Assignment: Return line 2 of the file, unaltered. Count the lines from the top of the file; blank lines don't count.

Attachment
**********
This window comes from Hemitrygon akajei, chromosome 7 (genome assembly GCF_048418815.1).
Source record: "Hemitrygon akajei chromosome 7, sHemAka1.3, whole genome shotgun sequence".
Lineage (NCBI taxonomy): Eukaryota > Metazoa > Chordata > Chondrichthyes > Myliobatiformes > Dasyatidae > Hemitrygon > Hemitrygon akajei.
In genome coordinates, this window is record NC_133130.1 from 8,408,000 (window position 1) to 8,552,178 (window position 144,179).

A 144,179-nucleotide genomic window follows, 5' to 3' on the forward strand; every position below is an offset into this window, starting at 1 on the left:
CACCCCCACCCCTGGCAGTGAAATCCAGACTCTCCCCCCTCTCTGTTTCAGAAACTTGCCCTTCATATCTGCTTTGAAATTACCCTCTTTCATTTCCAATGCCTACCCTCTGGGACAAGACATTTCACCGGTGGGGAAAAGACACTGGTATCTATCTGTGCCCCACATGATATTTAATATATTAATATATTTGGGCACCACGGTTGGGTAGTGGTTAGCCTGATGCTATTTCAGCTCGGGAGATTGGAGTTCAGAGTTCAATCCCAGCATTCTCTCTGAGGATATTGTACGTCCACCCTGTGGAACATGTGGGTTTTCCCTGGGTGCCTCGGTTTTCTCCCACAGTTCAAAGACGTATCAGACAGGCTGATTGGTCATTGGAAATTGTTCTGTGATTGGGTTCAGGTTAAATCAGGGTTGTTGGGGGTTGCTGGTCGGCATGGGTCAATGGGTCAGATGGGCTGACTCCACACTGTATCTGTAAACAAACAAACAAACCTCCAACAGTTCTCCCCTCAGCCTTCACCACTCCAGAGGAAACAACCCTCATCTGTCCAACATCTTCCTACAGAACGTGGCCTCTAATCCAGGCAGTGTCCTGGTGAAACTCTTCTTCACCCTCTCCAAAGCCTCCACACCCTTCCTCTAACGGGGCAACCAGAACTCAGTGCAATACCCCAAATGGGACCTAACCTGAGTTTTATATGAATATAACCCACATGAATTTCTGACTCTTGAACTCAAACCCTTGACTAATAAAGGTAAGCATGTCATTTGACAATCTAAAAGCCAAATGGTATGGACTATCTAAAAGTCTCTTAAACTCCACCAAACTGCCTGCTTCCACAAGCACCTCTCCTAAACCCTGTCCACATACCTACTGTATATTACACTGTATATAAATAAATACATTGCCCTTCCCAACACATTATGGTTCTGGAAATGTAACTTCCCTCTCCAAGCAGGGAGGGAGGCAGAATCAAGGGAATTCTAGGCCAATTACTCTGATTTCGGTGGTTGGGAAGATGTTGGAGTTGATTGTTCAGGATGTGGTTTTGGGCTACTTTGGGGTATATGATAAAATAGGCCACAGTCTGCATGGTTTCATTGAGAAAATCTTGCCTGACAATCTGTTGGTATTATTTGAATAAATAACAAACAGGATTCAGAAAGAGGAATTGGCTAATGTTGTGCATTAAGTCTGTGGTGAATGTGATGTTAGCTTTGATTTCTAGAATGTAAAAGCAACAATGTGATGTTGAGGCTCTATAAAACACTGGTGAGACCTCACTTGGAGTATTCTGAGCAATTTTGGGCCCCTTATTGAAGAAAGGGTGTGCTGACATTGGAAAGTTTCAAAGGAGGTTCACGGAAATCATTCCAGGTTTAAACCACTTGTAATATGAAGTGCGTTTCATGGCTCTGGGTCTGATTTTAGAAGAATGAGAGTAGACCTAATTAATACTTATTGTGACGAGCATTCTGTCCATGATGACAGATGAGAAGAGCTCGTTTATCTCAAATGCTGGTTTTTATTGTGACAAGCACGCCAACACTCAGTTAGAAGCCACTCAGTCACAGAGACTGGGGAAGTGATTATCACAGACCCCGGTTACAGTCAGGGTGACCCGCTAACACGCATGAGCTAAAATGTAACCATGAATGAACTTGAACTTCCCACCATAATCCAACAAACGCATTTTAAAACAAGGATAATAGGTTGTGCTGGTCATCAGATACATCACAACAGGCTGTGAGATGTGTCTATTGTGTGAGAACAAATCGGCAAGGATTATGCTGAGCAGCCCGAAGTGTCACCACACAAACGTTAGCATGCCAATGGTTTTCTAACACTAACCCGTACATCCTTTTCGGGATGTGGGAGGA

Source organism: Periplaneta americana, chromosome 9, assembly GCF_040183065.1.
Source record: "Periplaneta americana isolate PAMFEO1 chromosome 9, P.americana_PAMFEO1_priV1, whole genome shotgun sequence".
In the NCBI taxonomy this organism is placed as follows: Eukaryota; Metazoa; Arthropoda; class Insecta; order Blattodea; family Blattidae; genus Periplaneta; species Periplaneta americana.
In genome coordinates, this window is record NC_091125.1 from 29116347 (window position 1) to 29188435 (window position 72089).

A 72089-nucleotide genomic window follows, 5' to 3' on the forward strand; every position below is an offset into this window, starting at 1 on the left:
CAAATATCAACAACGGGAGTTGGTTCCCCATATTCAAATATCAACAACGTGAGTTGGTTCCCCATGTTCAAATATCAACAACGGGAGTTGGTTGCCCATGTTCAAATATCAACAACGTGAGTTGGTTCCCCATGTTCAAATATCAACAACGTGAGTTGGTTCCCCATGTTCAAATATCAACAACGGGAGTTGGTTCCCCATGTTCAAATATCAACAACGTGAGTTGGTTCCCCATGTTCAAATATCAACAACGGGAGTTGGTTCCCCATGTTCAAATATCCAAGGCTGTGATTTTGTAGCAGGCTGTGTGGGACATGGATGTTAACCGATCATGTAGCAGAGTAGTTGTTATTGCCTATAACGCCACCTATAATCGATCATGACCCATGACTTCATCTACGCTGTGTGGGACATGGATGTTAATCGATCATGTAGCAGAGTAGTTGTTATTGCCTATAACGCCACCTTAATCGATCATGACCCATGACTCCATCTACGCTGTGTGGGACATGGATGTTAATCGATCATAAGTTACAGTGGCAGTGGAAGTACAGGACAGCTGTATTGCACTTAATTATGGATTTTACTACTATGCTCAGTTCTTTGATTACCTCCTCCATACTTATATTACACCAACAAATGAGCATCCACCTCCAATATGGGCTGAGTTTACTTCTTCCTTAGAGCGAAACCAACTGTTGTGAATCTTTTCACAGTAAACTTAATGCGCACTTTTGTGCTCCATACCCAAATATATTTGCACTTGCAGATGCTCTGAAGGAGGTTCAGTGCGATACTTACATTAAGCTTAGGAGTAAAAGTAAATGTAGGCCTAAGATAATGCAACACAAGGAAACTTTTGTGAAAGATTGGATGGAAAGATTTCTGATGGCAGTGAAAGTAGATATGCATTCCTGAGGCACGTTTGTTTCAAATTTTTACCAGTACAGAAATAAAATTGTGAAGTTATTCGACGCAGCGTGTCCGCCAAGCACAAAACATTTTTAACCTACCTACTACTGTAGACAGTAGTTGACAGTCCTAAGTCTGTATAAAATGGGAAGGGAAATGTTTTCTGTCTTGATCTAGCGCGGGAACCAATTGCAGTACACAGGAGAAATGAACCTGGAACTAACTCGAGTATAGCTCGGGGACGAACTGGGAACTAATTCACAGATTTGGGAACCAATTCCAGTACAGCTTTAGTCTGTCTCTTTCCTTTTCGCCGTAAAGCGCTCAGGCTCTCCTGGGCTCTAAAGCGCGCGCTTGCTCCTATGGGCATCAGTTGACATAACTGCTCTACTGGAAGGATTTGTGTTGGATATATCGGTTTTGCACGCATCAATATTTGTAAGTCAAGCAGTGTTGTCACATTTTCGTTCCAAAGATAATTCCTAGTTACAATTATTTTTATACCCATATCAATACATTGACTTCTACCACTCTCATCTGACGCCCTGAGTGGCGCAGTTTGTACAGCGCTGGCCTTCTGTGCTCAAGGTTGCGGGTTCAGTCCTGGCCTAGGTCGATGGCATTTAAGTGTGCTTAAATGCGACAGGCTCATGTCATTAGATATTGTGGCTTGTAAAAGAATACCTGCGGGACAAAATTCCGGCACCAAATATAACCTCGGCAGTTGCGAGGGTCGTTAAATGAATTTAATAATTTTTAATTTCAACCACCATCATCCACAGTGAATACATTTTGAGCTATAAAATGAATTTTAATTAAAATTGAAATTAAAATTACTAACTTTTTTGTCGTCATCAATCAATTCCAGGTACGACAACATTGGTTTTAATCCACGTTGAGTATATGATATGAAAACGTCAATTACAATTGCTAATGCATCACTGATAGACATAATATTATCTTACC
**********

Source record: "Hemitrygon akajei chromosome 7, sHemAka1.3, whole genome shotgun sequence".